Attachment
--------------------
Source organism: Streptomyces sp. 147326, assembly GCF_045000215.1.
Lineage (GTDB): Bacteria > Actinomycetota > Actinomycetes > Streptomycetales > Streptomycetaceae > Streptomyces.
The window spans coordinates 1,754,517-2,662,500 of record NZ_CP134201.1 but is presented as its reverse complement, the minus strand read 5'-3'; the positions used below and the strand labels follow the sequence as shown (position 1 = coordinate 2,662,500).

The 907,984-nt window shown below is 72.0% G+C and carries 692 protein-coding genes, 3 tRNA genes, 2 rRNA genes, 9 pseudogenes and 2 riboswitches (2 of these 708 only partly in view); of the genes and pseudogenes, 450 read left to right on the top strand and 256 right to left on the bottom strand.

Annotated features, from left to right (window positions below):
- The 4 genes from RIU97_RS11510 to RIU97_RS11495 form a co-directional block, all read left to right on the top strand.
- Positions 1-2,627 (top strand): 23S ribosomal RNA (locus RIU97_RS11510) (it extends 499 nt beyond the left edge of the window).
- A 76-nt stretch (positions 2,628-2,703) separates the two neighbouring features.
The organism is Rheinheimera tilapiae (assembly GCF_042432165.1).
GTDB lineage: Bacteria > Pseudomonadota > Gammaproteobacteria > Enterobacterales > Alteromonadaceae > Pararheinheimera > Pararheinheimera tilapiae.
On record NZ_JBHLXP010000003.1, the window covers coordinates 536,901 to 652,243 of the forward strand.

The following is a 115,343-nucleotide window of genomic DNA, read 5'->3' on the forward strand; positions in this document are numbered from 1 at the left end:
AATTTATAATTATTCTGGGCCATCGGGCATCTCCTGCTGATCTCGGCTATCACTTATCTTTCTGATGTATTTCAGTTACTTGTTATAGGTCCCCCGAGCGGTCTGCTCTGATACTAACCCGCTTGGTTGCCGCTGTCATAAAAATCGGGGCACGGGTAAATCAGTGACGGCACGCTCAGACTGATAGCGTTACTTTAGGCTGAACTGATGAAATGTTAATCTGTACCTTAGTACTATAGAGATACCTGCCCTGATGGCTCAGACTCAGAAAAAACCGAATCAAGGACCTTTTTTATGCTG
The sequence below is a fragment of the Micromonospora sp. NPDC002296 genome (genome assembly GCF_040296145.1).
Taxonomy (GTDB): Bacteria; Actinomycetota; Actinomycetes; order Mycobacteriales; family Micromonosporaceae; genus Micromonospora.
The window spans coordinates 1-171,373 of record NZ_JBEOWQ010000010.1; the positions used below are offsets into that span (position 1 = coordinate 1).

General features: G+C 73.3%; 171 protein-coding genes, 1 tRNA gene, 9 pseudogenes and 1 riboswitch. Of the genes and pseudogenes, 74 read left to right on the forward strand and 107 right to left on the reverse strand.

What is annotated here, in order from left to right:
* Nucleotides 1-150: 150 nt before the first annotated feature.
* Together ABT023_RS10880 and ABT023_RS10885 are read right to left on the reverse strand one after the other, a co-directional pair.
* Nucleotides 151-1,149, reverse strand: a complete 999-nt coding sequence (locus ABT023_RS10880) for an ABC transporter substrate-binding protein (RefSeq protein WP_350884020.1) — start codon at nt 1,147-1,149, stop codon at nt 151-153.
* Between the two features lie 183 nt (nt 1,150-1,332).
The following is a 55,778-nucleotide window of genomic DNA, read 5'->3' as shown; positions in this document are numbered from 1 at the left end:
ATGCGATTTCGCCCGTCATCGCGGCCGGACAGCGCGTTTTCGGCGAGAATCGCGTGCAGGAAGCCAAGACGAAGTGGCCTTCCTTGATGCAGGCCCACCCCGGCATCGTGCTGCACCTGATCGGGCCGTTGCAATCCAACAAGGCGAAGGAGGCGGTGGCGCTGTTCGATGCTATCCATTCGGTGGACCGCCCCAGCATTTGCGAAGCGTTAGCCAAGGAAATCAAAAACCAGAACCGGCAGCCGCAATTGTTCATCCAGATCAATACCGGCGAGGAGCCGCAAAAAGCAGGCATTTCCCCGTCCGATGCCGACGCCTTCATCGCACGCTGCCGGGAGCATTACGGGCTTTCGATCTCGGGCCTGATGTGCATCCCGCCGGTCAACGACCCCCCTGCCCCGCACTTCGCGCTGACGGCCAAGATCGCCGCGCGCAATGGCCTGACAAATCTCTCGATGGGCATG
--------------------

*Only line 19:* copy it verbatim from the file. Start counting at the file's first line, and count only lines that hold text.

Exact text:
* Nucleotides 1-150: 150 nt before the first annotated feature.